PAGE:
(2) Ability to obtain community support for designation as a CRC within the existing statewide regions recommended by the director.
(3) Ability to carry out the functions specified in Section 4364.5, particularly in delivering necessary programs and services to caregivers taking care of cognitively impaired adults, as defined in subdivision (c) of Section 4362.5.

 (a) The CRCs shall deliver services to and advocate for caregivers of cognitively impaired adults, as established in the CRC Operations Manual.
(b) These services shall include, but not be limited to, all of the following:
(1) Specialized information on chronic and disabling conditions and diseases, aging, caregiving issues, and community resources.
(2) Family consultation. Professional staff shall work with families and caregivers to provide support, alleviate stress, examine options, and enable them to make decisions related to the care of cognitively impaired adults. Clinical staff shall provide an assessment of caregiver needs, short- and long-term care planning, and ongoing consultation.
(3) Respite care. The CRCs shall arrange respite services to relieve caregivers of the stress of constant care.
(4) Short-term counseling. The CRCs shall provide up to six one-hour individual counseling sessions to caregivers seeking emotional support, skill development, and strategies to better cope with their caregiving situation.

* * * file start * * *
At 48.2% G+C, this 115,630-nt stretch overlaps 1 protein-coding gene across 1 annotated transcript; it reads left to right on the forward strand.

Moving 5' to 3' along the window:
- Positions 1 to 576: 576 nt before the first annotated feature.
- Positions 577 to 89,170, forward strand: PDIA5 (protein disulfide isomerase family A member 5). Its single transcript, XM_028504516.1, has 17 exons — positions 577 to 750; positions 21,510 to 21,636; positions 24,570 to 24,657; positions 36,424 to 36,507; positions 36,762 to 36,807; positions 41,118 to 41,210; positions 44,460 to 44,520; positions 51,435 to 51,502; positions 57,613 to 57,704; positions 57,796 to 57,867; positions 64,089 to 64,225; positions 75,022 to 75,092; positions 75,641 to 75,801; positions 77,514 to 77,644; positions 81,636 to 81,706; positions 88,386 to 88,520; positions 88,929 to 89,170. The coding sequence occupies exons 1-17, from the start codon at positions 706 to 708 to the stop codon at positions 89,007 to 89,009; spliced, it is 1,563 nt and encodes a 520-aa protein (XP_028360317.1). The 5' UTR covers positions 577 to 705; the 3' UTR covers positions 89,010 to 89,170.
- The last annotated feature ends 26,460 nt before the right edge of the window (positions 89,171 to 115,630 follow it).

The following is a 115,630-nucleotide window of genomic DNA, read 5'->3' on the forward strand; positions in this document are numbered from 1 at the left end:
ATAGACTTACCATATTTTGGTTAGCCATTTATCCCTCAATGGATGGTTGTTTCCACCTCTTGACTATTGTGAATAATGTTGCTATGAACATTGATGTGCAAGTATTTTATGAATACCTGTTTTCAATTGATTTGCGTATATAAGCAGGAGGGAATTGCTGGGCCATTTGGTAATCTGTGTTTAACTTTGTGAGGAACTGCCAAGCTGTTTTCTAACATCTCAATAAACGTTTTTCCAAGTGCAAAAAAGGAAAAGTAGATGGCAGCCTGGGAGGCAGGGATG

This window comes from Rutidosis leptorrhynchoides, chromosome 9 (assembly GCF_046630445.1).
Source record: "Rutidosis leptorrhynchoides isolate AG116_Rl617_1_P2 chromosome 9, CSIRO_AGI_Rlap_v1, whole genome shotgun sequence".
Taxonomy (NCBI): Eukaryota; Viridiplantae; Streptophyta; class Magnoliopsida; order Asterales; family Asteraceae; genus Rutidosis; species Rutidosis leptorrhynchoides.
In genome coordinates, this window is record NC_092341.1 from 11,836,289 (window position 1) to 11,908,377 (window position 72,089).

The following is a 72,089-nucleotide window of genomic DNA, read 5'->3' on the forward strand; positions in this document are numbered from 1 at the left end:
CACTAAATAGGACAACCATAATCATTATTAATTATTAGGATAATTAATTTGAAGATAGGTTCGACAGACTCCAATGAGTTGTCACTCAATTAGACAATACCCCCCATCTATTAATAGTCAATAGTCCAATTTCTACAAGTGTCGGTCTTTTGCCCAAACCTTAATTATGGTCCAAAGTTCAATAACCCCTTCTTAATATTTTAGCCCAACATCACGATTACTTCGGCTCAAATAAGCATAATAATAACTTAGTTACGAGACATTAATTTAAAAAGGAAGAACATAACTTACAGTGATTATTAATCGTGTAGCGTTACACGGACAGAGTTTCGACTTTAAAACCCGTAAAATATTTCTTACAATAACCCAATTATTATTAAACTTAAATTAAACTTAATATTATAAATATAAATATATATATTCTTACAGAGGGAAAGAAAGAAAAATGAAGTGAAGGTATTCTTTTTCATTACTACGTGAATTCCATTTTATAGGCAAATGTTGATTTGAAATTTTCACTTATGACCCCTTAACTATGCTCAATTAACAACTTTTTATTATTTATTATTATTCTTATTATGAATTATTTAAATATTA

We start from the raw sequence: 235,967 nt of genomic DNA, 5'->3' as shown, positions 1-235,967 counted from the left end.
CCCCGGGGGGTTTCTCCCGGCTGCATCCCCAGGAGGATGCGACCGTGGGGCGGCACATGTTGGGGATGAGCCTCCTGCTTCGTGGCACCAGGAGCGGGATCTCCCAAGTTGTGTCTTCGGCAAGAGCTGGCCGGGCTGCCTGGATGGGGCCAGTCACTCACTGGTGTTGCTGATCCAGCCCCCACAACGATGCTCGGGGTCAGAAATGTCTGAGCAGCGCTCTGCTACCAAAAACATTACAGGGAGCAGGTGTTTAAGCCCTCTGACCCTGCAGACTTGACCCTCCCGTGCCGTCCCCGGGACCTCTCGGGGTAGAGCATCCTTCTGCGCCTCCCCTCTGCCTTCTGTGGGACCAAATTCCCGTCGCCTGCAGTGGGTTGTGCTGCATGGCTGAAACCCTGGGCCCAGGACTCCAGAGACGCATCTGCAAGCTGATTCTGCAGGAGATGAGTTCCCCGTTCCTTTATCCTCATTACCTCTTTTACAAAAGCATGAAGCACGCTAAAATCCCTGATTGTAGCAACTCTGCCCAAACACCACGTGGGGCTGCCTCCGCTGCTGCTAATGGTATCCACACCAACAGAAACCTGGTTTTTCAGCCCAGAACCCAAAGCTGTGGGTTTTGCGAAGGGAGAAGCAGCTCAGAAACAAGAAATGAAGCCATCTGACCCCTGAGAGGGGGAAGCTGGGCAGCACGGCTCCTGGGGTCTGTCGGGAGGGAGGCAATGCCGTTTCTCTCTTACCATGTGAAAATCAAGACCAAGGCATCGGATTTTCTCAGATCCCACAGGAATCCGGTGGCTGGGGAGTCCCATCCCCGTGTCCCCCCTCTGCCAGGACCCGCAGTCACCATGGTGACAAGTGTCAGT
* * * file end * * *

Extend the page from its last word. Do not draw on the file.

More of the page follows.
(5) Support groups. The CRCs shall offer support groups that enable caregivers to share experiences and ideas to ease the stress of their caregiving role.
(6) Legal and financial consultation, including professional legal assistance or referrals to professional legal assistance, that can help caregivers with a variety of issues, including estate planning, trusts, wills, conservatorships, and durable powers of attorney.
(7) Education and training. The CRCs shall organize and conduct education for groups of caregivers and community professionals on a variety of topics related to caregiving.
(c) The amount of each of the services specified in subdivision (b) that are provided shall be determined by local needs and available resources.
(d) Persons receiving services pursuant to this chapter may be required to contribute to the cost of services depending upon their ability to pay, but not to exceed the actual cost thereof.

 Each CRC shall submit progress reports on its activities as required by the director. These reports shall include, but not be limited to, a summary and evaluation of the activities of the CRC. Client, caregiver, service, and cost data shall be provided for each operating CRC.

SEC. 3.

 This act is an urgency statute necessary for the immediate preservation of the public peace, health, or safety within the meaning of Article IV of the Constitution and shall go into immediate effect. The facts constituting the necessity are:
To ensure the continuation of vital services through the transition of the program from the former State Department of Mental Health to the State Department of Health Care Services, it is necessary that this act take effect immediately.